Dedicated Blair McIlroy makes big impact for Buller in Heartland Championship

Blair McIlroy says driving 600km each week to represent Buller is no problem.
Ben Strang

Blair McIlroy says driving 600km each week to represent Buller is no problem.

Blindside Blair McIlroy has clocked up over 30,000km in his truck to play for his beloved Buller in the Heartland Championship.

The concrete contractor lives on the opposite side of the Southern Alps to the Westport-based team but has no problems driving over three hours each way for the cause.

The Heartland Championship rules allow each side to have three loan players, a role McIlroy has played for Buller since 2010.

Blair McIlroy (right) is the type of player every Heartland province wants.
Kai Schwoerer

Blair McIlroy (right) is the type of player every Heartland province wants.

The 33-year-old still plays his club rugby for Darfield but proudly pulls on the red and blue hooped jersey every representative season.

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"I'm proud to have been given the opportunity, the whole exercise has been fantastic."

Blair McIlroy says their is something special about playing for Buller, which is why players hang on for so long.
Evan Barnes

Blair McIlroy says their is something special about playing for Buller, which is why players hang on for so long.

McIlroy said there was just something about playing for Buller, the country's smallest rugby union.

"It's special, they are special people."

He was due to hang his boots up at the end of last season, having been capped 50 times, but the coaches persuaded him him to have one final season.

Buller's Blair McIlroy rates the 2016 Meads Cup final against Wanganui one of his highlights.
Kerry Marshall

Buller's Blair McIlroy rates the 2016 Meads Cup final against Wanganui one of his highlights.

"It was pretty cool to make 50, there are a few in the team that have done it."

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McIlroy makes the Friday morning drive over to the West Cost these days with his 2-year-old son Jack and wife Kelly.

"They are pretty family friendly over there. Practice used to be on a Thursday night but it's Friday afternoons now because of the guys that travel."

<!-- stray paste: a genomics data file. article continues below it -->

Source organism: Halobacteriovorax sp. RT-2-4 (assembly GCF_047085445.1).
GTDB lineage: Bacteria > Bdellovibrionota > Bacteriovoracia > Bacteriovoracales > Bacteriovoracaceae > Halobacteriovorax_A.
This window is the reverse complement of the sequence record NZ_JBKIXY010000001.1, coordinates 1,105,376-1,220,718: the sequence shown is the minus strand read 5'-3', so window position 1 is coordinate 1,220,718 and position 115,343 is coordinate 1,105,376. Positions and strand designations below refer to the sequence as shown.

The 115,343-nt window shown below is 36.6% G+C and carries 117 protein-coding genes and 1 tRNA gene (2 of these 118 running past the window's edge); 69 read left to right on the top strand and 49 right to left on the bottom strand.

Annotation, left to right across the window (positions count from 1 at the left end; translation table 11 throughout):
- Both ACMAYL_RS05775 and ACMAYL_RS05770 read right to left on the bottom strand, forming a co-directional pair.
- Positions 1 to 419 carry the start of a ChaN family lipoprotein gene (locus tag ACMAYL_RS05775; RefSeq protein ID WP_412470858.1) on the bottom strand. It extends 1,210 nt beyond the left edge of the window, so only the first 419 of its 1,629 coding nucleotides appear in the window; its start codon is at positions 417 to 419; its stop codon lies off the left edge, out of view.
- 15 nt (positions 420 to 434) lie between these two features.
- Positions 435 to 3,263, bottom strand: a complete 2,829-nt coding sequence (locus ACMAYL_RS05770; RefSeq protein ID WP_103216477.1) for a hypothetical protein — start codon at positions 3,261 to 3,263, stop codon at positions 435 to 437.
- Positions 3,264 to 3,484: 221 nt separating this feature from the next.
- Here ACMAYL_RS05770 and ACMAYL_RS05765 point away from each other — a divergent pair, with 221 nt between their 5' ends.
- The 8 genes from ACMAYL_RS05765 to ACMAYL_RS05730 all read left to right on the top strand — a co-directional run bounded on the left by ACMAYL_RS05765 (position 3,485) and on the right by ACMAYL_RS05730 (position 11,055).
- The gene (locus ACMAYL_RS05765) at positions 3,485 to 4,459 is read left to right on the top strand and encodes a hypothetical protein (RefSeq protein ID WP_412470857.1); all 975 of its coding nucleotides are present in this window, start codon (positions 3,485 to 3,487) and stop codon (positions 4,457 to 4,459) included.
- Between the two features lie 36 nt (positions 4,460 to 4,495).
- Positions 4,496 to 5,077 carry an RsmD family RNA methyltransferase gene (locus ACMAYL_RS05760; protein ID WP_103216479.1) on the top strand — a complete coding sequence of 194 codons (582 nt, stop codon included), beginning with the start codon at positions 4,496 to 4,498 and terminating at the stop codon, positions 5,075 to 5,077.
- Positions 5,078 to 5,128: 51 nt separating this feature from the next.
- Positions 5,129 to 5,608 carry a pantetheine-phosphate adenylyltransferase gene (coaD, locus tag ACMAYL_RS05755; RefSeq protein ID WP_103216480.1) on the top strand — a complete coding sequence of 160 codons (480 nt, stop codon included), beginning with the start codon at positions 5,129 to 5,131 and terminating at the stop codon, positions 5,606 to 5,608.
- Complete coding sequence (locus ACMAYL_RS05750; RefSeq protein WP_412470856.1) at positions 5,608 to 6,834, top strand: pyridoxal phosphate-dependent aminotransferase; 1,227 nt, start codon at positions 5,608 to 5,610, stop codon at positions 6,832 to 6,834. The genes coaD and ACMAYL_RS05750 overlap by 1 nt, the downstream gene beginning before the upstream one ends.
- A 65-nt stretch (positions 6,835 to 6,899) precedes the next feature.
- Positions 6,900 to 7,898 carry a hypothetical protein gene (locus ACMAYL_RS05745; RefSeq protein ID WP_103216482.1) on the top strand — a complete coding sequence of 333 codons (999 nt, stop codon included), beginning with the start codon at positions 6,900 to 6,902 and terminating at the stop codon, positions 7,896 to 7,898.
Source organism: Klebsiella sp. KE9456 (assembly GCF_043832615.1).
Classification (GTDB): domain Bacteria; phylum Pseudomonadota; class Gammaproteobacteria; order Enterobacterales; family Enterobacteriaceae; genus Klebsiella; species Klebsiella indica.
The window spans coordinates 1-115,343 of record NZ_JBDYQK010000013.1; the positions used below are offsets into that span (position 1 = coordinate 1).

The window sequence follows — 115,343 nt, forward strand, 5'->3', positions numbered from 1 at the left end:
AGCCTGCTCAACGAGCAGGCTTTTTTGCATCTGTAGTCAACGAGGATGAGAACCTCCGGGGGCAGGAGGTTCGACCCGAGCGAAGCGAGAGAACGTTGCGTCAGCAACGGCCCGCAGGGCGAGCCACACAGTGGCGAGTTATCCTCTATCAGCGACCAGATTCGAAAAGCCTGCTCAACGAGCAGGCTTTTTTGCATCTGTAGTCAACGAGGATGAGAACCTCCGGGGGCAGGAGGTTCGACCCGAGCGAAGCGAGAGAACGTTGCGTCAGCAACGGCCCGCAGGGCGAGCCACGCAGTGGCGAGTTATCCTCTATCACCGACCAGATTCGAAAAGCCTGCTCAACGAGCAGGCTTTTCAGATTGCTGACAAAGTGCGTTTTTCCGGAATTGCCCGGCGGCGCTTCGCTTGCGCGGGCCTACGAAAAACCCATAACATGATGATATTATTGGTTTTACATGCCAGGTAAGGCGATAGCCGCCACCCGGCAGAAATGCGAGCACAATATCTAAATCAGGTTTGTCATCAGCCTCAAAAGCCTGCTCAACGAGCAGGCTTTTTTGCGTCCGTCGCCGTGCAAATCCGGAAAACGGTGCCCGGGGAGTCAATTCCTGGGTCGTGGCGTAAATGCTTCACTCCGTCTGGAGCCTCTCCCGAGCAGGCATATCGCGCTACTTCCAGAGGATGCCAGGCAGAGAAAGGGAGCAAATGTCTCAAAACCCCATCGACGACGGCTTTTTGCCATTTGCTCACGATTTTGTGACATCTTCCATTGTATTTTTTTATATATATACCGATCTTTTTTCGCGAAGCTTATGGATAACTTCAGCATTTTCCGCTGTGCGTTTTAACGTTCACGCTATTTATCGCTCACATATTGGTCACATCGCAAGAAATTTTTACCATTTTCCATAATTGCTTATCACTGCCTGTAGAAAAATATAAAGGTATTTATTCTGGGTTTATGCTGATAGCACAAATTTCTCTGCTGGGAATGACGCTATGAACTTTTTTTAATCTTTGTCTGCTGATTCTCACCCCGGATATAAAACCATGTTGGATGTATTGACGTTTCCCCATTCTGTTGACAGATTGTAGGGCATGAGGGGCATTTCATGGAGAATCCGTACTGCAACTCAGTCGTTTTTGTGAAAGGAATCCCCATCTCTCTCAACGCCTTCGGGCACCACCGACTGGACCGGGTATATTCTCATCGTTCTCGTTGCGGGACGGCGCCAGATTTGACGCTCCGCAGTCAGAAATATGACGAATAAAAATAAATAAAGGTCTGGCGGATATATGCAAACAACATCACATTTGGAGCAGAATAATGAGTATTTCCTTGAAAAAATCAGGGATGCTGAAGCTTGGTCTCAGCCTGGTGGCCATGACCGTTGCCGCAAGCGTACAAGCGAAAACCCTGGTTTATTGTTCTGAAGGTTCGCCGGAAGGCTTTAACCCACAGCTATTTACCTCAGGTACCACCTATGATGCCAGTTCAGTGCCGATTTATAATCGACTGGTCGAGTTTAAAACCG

Blindside Blair Mcilroy was going to retire but has pulled on the Buller jersey again, at the behest of the coaches, who ...
Evan Barnes

Blindside Blair Mcilroy was going to retire but has pulled on the Buller jersey again, at the behest of the coaches, who he rates as special caharachters.

The affable blindside said he was first talked into playing for the province when he ran the renowned Buller marathon.

"A mate Josh Bell planted the seed and I thought 'why not'. I didn't expect to still be playing there seven years later to be honest."

 McIlroy also loves the camaraderie of the team.

"They are just bloody good people, its a lot of fun. The coaches are special characters, the boys love playing for them."

He and long serving prop Phil 'Dozer' Beveridge keep each other on their toes.

"Yep there is a bit of banter but its good fun."

McIlroy still also retains his nickname  'Sheep' from his school days.

Easily explained he said. "My hair doesn't grow down really, it's tight curls like a sheep, but don't print that." 

This season McIlroy has also been called to play in the unfamiliar role of openside for Luke Brownlee, a Buller legend, who has been capped over 185 times.

"Luke's copped an injury, which is unfortunate, so I've been filling in."

McIlroy admits one of his biggest highlights was playing the Meads Cup final against Wanganui in Cooks Garden last year.

"We were on the wrong side of the result but I was proud to get there.

"We lost by a point, sometimes in a final it might be better to get pumped, it was so close."  

Buller co-coach Craig Scanlon said they recruited McIlroy while he was playing for Darfield in the Ellesmere competition.

"A friend of a friend suggested him as a player we would be interested in."

Scanlon said it had proved a brilliant move.

"He keeps coming back because he and his family are a big part of our culture, and Blair is a quality person on and off the field."

Scanlon said on the paddock he added immense value.

"Defensively he is the most aggressive defender I have coached on a consistency basis.

"He just doesn't put one good contact in a game – he puts plenty. It is no wonder he has buggered shoulders.

Off the field, he is very obliging and a great team member, Scanlon said.

"His coffee's and "darts" are legendary. He also has a great sense of humour.

"Deep down I am sure he really enjoys Dozer giving him a hard time."

Scanlon said he McIlroy just adds value everywhere.

"Blair is also is very good at paying $50 for the team funds, when his phone goes off in team meetings. He was even set up by the team on one occasion."

Scanlon acknowledged McIlroy's huge sacrifice to continue to play for Buller.

"One of the great things about sport and rugby is the opportunity to meet quality people, and the Buller community have meet a quality family in the McIlroys."

On Saturday, the unbeaten Buller side head to Paeroa to take on Thames Valley.

 - Stuff

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